-- That's about all I've got for now. Don't trash my web-space while I'm away, but feel free to use the comments as a message board. You can discuss the wonderful attributes of me all you want. You can include how defined my calves are (which Nathan so embarrasingly informed me today,) your favorite shirt I've ever worn, why you miss the television show Ed, and generally how much you'll miss me while I'm away.

Tuesday, March 28, 2006

Surprise Me...

On Wednesday, October 26 I had lunch with Kyle, Ben, and Jamie at church. They had begun to make a common practice of this and I joined them from time to time. We ate in the room upstairs and watched an episode each of My Name is Earl and The Office. When we were done we headed downstairs, everyone to their respective offices and I to Kyle's. I was preaching at the HUB that night. He told me earlier in the day he'd like to talk through what I was speaking about. But, as was normally the case, he didn't really care to hear anything about it other than that I would promise to keep it short. (I can be a little long winded I've heard.) After I gave my word that it would be around fifteen minutes (it ended up being over 25) he told me he wanted my opinion on something he was thinking about doing.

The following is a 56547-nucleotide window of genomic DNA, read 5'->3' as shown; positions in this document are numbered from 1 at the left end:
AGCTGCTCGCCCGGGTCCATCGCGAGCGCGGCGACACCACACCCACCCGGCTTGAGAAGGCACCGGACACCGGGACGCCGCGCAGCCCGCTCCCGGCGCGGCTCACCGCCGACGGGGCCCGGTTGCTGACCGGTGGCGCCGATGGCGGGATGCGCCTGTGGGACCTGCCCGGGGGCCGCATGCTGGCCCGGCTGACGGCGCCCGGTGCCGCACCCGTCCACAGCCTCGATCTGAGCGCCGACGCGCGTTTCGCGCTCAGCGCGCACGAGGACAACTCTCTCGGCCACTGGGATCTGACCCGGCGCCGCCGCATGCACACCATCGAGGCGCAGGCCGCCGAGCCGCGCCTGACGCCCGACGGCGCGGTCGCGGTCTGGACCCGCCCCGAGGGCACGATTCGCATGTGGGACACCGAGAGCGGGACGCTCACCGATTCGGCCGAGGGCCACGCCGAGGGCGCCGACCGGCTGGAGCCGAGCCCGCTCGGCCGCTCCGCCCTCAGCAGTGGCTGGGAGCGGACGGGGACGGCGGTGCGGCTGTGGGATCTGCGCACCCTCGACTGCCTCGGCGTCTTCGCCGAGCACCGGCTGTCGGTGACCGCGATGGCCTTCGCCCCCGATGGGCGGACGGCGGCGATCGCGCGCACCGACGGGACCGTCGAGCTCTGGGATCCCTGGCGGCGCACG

He handed me a book by Terry Esau titled Surprise Me. He told me Esau's daughter went to UBC and had spoken with him about the book, which is basically the author's journal after he decided to take it upon himself to pray a simple prayer every morning, "Surprise Me, God," and to journal the experience for forty days. He was encouraging church communities to do the same. Kyle told me he was thinking about doing this and wanted to know what I thought. The plan was to have the UBC community individually pray the prayer at the beginning of every day, and to keep our eyes open to God's work in our lives. We would then have a community blog where we could journal our thoughts.

Because so many churches were latching on to "The Forty Days of Purpose," based on The Purpose Driven Life, I was a little hesitant. But skimming through Esau's book I realized this was something totally different. It seemed as if he had absolutely no agenda to sell other than that he wanted people to know that God was a God of life and that he still desires to be active in our right-now. I told Kyle that I felt on one hand that this could end up being the absolute corniest thing we've ever done. On the other hand, if we approached it reverently and with non-cynical eyes that it could also be the most meaningful. He said he agreed and decided we'd do it.